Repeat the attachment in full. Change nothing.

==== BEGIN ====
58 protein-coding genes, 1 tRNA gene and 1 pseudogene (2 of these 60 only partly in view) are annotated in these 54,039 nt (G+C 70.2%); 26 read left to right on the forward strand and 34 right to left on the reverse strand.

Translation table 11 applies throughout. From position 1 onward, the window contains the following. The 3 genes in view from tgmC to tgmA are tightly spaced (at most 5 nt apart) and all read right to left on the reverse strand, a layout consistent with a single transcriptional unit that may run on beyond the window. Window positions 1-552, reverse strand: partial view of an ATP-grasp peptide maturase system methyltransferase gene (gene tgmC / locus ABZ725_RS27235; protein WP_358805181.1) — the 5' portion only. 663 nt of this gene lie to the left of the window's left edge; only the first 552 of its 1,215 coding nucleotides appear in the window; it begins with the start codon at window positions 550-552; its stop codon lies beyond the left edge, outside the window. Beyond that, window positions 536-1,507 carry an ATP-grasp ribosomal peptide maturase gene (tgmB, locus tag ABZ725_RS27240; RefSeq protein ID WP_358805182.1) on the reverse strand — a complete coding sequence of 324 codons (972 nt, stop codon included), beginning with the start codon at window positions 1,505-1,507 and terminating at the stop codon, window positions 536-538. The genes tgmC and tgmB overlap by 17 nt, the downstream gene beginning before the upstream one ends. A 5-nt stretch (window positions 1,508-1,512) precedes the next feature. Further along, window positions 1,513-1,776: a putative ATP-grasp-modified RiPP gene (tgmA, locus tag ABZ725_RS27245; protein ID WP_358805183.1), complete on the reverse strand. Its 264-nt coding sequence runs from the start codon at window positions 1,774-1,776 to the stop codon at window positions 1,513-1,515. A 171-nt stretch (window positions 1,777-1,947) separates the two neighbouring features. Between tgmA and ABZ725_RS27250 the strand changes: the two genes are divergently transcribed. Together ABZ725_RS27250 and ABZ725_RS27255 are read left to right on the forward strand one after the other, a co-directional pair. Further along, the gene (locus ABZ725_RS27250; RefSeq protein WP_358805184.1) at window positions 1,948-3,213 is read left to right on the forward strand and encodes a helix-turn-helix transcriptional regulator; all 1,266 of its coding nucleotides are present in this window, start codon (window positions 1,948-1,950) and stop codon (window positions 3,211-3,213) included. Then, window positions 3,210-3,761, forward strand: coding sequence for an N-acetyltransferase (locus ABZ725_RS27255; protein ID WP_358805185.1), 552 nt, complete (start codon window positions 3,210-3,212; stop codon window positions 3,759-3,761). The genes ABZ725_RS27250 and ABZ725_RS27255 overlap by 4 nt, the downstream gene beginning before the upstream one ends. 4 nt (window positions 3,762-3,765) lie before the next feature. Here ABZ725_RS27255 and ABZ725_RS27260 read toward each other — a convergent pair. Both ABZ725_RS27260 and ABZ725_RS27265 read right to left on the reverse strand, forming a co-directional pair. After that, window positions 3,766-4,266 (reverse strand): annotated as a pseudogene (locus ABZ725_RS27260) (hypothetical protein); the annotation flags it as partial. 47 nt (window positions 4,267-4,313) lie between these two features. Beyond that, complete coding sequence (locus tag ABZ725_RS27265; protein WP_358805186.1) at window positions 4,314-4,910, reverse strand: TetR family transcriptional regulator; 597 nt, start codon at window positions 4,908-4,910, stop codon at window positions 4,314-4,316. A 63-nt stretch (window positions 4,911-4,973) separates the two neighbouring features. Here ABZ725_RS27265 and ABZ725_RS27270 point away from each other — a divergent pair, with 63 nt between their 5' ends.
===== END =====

58 protein-coding genes, 1 tRNA gene and 1 pseudogene (2 of these 60 only partly in view) are annotated in these 54,039 nt (G+C 70.2%); 26 read left to right on the forward strand and 34 right to left on the reverse strand.

Translation table 11 applies throughout. From position 1 onward, the window contains the following. The 3 genes in view from tgmC to tgmA are tightly spaced (at most 5 nt apart) and all read right to left on the reverse strand, a layout consistent with a single transcriptional unit that may run on beyond the window. Window positions 1-552, reverse strand: partial view of an ATP-grasp peptide maturase system methyltransferase gene (gene tgmC / locus ABZ725_RS27235; protein WP_358805181.1) — the 5' portion only. 663 nt of this gene lie to the left of the window's left edge; only the first 552 of its 1,215 coding nucleotides appear in the window; it begins with the start codon at window positions 550-552; its stop codon lies beyond the left edge, outside the window. Beyond that, window positions 536-1,507 carry an ATP-grasp ribosomal peptide maturase gene (tgmB, locus tag ABZ725_RS27240; RefSeq protein ID WP_358805182.1) on the reverse strand — a complete coding sequence of 324 codons (972 nt, stop codon included), beginning with the start codon at window positions 1,505-1,507 and terminating at the stop codon, window positions 536-538. The genes tgmC and tgmB overlap by 17 nt, the downstream gene beginning before the upstream one ends. A 5-nt stretch (window positions 1,508-1,512) precedes the next feature. Further along, window positions 1,513-1,776: a putative ATP-grasp-modified RiPP gene (tgmA, locus tag ABZ725_RS27245; protein ID WP_358805183.1), complete on the reverse strand. Its 264-nt coding sequence runs from the start codon at window positions 1,774-1,776 to the stop codon at window positions 1,513-1,515. A 171-nt stretch (window positions 1,777-1,947) separates the two neighbouring features. Between tgmA and ABZ725_RS27250 the strand changes: the two genes are divergently transcribed. Together ABZ725_RS27250 and ABZ725_RS27255 are read left to right on the forward strand one after the other, a co-directional pair. Further along, the gene (locus ABZ725_RS27250; RefSeq protein WP_358805184.1) at window positions 1,948-3,213 is read left to right on the forward strand and encodes a helix-turn-helix transcriptional regulator; all 1,266 of its coding nucleotides are present in this window, start codon (window positions 1,948-1,950) and stop codon (window positions 3,211-3,213) included. Then, window positions 3,210-3,761, forward strand: coding sequence for an N-acetyltransferase (locus ABZ725_RS27255; protein ID WP_358805185.1), 552 nt, complete (start codon window positions 3,210-3,212; stop codon window positions 3,759-3,761). The genes ABZ725_RS27250 and ABZ725_RS27255 overlap by 4 nt, the downstream gene beginning before the upstream one ends. 4 nt (window positions 3,762-3,765) lie before the next feature. Here ABZ725_RS27255 and ABZ725_RS27260 read toward each other — a convergent pair. Both ABZ725_RS27260 and ABZ725_RS27265 read right to left on the reverse strand, forming a co-directional pair. After that, window positions 3,766-4,266 (reverse strand): annotated as a pseudogene (locus ABZ725_RS27260) (hypothetical protein); the annotation flags it as partial. 47 nt (window positions 4,267-4,313) lie between these two features. Beyond that, complete coding sequence (locus tag ABZ725_RS27265; protein WP_358805186.1) at window positions 4,314-4,910, reverse strand: TetR family transcriptional regulator; 597 nt, start codon at window positions 4,908-4,910, stop codon at window positions 4,314-4,316. A 63-nt stretch (window positions 4,911-4,973) separates the two neighbouring features. Here ABZ725_RS27265 and ABZ725_RS27270 point away from each other — a divergent pair, with 63 nt between their 5' ends.